Right as we walked out the front door to the van, it started to rain on us, which was more than a little odd, considering this is the driest desert on earth. So we went a little south of where we were on the Kari hike on Monday. It had stopped raining on the drive out, fortunately. The landscape was similar, but with much more visible salt and more valleys (wider than what we saw in Kari). We kept going up and over small hills, and every time there was a fabulous view awaiting us - to wit:
The best was the "white valley" for lack of a better term:
When we saw the white valley, another group came up just as we were leaving. One of the ladies was wearing a dress, with a matching hat, plus high heels.Justin was the only male in our group, and the only one not to notice this. We kept going around, stopping for a ton of photos, since we didn't much opportunity to stop this morning. There were clouds out, which helped some of the photos because the sky did not white everything out. Some of the highlights include:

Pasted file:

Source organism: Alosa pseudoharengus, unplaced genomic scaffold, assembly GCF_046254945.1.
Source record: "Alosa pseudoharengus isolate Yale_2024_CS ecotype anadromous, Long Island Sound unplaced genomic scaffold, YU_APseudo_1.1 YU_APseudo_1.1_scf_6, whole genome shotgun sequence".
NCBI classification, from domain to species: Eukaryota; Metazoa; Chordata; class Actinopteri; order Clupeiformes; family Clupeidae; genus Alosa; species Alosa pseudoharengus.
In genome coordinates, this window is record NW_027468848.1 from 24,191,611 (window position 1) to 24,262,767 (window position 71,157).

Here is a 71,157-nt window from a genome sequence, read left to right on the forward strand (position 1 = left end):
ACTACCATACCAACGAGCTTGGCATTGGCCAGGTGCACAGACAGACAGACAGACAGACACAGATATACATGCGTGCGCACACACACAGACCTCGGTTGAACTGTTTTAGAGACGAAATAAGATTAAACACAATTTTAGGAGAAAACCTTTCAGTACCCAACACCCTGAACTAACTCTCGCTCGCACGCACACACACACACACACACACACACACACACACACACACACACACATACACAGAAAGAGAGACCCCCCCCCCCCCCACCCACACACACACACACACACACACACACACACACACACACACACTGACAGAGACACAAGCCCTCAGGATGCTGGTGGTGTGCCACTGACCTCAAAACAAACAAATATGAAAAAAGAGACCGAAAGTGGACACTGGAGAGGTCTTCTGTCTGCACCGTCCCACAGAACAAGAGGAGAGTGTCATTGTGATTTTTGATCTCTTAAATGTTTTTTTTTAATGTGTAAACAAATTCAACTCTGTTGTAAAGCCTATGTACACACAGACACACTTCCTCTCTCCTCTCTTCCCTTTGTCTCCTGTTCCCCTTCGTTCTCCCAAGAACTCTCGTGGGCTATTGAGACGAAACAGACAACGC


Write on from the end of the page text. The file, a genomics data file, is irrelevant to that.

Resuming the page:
The sunset would have been nice, but we were not in a good vantage point. We did get a nice rainbow, however. We drove home, and by the time we got back to the hotel the sun was already behind the mountains. We got cleaned up, then headed over to the bar for more travel scrabble. People kept coming by to try to schedule the next day, but we disappointingly told them we were leaving in the morning.
We looked at some photos, then ate, then went to sleep.